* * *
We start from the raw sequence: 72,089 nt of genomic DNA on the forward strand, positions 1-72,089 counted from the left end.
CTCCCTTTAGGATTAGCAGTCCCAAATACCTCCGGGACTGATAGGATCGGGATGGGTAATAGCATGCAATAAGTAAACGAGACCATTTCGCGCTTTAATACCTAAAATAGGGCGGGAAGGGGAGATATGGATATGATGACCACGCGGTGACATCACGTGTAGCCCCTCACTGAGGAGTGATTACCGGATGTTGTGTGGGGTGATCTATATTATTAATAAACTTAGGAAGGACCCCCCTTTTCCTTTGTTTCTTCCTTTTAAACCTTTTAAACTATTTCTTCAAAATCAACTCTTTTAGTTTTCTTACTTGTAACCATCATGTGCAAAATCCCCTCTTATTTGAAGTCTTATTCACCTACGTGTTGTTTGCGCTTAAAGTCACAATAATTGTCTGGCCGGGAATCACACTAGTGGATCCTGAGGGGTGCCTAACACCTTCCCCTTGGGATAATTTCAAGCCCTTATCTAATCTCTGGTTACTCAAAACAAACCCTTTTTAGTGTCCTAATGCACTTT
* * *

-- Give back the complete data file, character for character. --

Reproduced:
We start from the raw sequence: 72,089 nt of genomic DNA on the forward strand, positions 1-72,089 counted from the left end.
CTCCCTTTAGGATTAGCAGTCCCAAATACCTCCGGGACTGATAGGATCGGGATGGGTAATAGCATGCAATAAGTAAACGAGACCATTTCGCGCTTTAATACCTAAAATAGGGCGGGAAGGGGAGATATGGATATGATGACCACGCGGTGACATCACGTGTAGCCCCTCACTGAGGAGTGATTACCGGATGTTGTGTGGGGTGATCTATATTATTAATAAACTTAGGAAGGACCCCCCTTTTCCTTTGTTTCTTCCTTTTAAACCTTTTAAACTATTTCTTCAAAATCAACTCTTTTAGTTTTCTTACTTGTAACCATCATGTGCAAAATCCCCTCTTATTTGAAGTCTTATTCACCTACGTGTTGTTTGCGCTTAAAGTCACAATAATTGTCTGGCCGGGAATCACACTAGTGGATCCTGAGGGGTGCCTAACACCTTCCCCTTGGGATAATTTCAAGCCCTTATCTAATCTCTGGTTACTCAAAACAAACCCTTTTTAGTGTCCTAATGCACTTT